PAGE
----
Book Review: ‘The Guest Room’

Special for the Armenian Weekly

The Guest Room
By Chris Bohjalian
Doubleday, New York (Jan. 5, 2016), 336 pages
ISBN 978-0385538893; Hardcover, $25.95

The Cover of Bohjalian's The Guest Room
The Cover of Bohjalian’s The Guest Room

New York Times best-selling author Chris Bohjalian’s latest novel, The Guest Room, is a page-turner in every sense of the word. From its very first page to an emotionally charged surprise ending, Bohjalian’s fast-paced plot draws readers in and makes the book truly “hard to put down.”

The Guest Room tells the story of 19-year-old Anahit from Armenia—abducted as a teenager, held captive as a sex slave in Russia, and brought to New York City to be exploited. Much like his other books, which tackle social issues in the United States and abroad (transphobia, Tran-Sister Radio; domestic violence, Secrets of Eden; substance abuse, Close Your Eyes, Hold Hands), The Guest Room explores the dark world of sex-trafficking, an issue not often discussed in the mainstream.

Bohjalian does a remarkable job in showing the horrors of sex-trafficking. He carefully avoids scenes of erotic sex and makes it clear that the behavior is violent, degrading, and ultimately a form of enslavement. Though at times too heartbreaking to read, Bohjalian’s descriptions of the brutality that is associated with sex slavery succeeds in emotionally moving the reader, as it quickly becomes hard not to empathize with Anahit.

While her story is perhaps the most captivating of all the characters, Bohjalian also tells the story of the Chapmans—Richard, his wife Kristin, and their nine-year-old daughter Melissa, whose internal life sometimes seems too mature for her age. Written in multiple points of view—with alternating chapters told by Anahit (whose name, upon being abducted, is changed to Alexandra) and the book’s other characters—Bohjalian provides an intimate look into each character, and gives readers the chance to better understand the multi-layered emotions they face.

From the beginning, it is impossible not to care about Anahit; her story of abduction, trafficking, and helplessness throughout makes it difficult not to feel for her. As the story progresses, though, Bohjalian also makes sure that readers are increasingly empathetic to the Chapmans—as well as all the other characters that make up the brilliantly connected plot—as it becomes challenging to ignore their emotions and back stories.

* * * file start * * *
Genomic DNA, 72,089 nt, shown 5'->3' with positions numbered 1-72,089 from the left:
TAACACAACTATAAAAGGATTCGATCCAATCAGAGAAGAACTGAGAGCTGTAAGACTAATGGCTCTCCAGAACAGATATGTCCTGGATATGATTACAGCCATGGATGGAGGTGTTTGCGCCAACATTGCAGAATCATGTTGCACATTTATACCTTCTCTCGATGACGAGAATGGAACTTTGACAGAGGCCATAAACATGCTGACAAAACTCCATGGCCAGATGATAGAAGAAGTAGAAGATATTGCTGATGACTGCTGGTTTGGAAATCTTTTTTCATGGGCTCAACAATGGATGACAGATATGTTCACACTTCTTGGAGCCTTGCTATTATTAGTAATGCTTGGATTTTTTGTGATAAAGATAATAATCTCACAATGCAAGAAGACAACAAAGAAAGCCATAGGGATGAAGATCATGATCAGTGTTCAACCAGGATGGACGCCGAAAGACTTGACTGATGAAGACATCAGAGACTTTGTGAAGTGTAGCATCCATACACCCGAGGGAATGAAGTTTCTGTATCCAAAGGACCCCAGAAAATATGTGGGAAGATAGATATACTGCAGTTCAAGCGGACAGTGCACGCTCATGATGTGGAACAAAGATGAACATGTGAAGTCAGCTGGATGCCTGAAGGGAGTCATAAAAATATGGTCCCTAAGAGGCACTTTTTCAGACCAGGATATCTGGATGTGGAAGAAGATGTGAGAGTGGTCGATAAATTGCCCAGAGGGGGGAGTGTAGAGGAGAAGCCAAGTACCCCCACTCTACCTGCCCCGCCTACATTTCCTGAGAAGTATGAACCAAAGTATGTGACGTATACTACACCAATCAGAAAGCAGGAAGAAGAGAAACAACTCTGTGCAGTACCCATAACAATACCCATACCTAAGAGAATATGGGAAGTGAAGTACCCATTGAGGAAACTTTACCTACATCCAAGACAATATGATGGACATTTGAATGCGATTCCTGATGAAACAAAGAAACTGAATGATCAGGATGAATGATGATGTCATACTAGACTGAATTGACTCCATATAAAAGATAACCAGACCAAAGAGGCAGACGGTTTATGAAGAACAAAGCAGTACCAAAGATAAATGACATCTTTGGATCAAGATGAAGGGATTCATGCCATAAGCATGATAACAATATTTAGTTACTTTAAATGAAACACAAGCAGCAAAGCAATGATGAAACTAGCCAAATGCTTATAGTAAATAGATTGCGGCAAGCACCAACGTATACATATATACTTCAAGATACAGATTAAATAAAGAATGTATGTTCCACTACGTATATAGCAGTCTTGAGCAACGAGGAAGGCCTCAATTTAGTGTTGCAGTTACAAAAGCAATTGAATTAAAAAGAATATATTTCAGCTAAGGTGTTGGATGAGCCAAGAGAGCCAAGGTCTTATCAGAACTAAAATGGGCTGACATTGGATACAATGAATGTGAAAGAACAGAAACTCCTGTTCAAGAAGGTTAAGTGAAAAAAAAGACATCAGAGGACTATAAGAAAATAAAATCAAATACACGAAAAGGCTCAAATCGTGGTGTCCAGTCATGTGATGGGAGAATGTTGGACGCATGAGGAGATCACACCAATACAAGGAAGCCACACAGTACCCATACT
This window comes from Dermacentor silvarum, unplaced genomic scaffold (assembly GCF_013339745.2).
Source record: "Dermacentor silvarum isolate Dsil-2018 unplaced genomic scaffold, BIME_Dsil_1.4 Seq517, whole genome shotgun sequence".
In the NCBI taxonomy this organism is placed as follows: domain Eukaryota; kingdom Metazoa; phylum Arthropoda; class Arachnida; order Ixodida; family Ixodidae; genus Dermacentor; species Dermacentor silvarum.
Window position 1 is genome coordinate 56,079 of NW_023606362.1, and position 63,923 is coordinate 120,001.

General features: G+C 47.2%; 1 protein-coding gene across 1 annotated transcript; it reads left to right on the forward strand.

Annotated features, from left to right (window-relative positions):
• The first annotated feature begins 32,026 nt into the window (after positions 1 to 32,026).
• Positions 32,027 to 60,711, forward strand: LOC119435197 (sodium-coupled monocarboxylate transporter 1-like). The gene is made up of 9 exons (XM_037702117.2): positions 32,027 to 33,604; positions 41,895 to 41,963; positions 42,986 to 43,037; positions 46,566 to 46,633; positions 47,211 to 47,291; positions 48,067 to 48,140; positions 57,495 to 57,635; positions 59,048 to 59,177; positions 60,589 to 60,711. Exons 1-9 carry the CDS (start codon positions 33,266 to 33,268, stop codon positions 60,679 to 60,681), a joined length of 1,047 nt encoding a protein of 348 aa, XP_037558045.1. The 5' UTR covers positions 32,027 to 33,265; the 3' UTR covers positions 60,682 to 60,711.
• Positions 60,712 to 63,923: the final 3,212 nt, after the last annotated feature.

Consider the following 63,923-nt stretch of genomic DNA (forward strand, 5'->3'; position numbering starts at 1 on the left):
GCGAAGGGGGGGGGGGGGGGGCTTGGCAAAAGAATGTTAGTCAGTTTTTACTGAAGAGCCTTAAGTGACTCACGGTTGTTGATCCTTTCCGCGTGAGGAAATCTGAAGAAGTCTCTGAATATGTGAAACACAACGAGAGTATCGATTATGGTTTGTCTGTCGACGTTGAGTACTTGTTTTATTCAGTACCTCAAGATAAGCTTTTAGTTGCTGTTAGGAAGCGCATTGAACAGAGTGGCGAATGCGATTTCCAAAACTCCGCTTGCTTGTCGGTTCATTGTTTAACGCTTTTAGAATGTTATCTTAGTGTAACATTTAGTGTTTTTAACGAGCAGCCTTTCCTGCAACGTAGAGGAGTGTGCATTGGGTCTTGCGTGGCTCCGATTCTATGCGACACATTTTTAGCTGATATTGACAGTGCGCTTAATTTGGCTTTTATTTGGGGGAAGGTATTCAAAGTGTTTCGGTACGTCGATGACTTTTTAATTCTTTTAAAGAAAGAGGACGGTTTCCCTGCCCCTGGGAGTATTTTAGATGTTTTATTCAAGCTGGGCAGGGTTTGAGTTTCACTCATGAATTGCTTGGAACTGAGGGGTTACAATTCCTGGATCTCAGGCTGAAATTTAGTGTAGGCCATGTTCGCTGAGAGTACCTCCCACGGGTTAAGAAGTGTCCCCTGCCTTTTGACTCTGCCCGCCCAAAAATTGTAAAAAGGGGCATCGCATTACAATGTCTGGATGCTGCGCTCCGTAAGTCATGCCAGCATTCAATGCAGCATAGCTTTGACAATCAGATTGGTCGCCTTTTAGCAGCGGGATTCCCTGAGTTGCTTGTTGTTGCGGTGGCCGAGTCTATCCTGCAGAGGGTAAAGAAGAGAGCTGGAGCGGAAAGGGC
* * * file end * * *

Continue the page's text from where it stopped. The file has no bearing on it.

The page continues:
Bohjalian in Armenia (Photo: Aaron Spagnolo)
Bohjalian in Armenia (Photo: Aaron Spagnolo)

Bohjalian’s newest title is a self-admitted bookend to his critically acclaimed 2012 The Sandcastle Girls, a powerful piece that introduced and educated hundreds of thousands around the world on the suffering of the Armenian population in the crumbling Ottoman Empire. While in The Sandcastle Girls, Bohjalian gave voice to a voiceless generation of genocide victims and survivors, in The Guest Room, he introduces his readership to other aspects of the Armenian reality.

With detailed descriptions of the Armenian cities of Yerevan and Gyumri, Bohjalian transports his readers—many of whom perhaps only have a vague idea of this historic country—to modern-day Armenia. Throughout the book, he presents both the good and the bad, both the utter beauty and the ugly sides of the country. He, for instance, describes the radiance of Yerevan’s architecture and art, but also touches on the corruption that takes over when trying to build a democracy in the post-Soviet world.

Perhaps one of the most heart-wrenching moments of the novel—which is not necessarily directly connected to the plot—is the vivid, almost chilling description of the destructive earthquake that ravaged Armenian cities in the wake of the crumbling of the Soviet Union. In a few pages, Bohjalian is able to give readers a first-hand look into the destruction that ensued in Gyumri during the earthquake, and how the consequences of the dreadful natural disaster continue to haunt Armenia today.

While the novel’s backdrop is a horrifying account of human trafficking, The Guest Room is very much a book that deals with a multitude of issues, such as blackmail, deceit, marital problems, and human compassion. While tackling these subjects head-on, Bohjalian also takes on the difficult task of introducing his readership to an unfamiliar country, and succeeds in his quest, which makes The Guest Room both a captivating and insightful read.

Rupen Janbazian

Rupen Janbazian

Rupen Janbazian is the editor of Torontohye Monthly. He is the former editor of The Armenian Weekly and the former director of public relations of the Tufenkian Foundation. Born and raised in Toronto, he is currently based in Yerevan.
Rupen Janbazian

Latest posts by Rupen Janbazian (see all)

Be the first to comment

Leave a Reply

Your email address will not be published.